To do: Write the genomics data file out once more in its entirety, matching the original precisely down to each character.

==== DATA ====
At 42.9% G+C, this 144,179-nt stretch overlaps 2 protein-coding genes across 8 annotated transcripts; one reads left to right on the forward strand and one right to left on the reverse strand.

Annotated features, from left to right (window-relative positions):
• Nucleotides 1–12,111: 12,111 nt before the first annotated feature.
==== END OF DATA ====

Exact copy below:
At 42.9% G+C, this 144,179-nt stretch overlaps 2 protein-coding genes across 8 annotated transcripts; one reads left to right on the forward strand and one right to left on the reverse strand.

Annotated features, from left to right (window-relative positions):
• Nucleotides 1–12,111: 12,111 nt before the first annotated feature.